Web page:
US factory orders rise more than expected in May

New orders for US-manufactured goods increased more than expected in May, bucking a slew of recent data showing a softening in the economy and underscoring that demand for products remains strong even as the Federal Reserve aggressively tightens financial conditions.

The Commerce Department said on Tuesday that factory orders rose 1.6% in May after advancing 0.7% in April. Economists polled by Reuters had forecast factory orders would rise 0.5%.

Other indicators have shown less resilience. A survey on Friday showed the Institute for Supply Management’s national factory activity index contracted for a second straight month, though an “overwhelming majority” of companies indicated they were hiring.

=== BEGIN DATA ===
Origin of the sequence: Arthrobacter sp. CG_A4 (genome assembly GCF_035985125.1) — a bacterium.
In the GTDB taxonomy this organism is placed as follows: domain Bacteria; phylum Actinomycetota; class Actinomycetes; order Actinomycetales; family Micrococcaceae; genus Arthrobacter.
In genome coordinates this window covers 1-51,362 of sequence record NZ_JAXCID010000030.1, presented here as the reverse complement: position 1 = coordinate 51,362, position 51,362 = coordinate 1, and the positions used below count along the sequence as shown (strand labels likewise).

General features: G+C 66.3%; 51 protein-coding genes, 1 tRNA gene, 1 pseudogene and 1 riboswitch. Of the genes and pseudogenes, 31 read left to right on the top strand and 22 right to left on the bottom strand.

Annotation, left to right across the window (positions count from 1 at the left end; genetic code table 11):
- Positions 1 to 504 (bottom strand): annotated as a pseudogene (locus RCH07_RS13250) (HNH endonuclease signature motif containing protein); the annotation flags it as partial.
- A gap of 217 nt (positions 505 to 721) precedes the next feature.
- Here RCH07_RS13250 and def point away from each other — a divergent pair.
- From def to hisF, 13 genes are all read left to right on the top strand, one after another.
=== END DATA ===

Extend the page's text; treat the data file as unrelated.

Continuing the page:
That followed moderate consumer spending growth in May along with weak housing starts, building permits and factory production.

Manufacturing accounts for 12% of the U.S. economy and is being held up by strong demand for goods even as overall spending rotates more toward the services sector. The U.S central bank is seeking to cool demand across the economy as it tries to tamp down high inflation.

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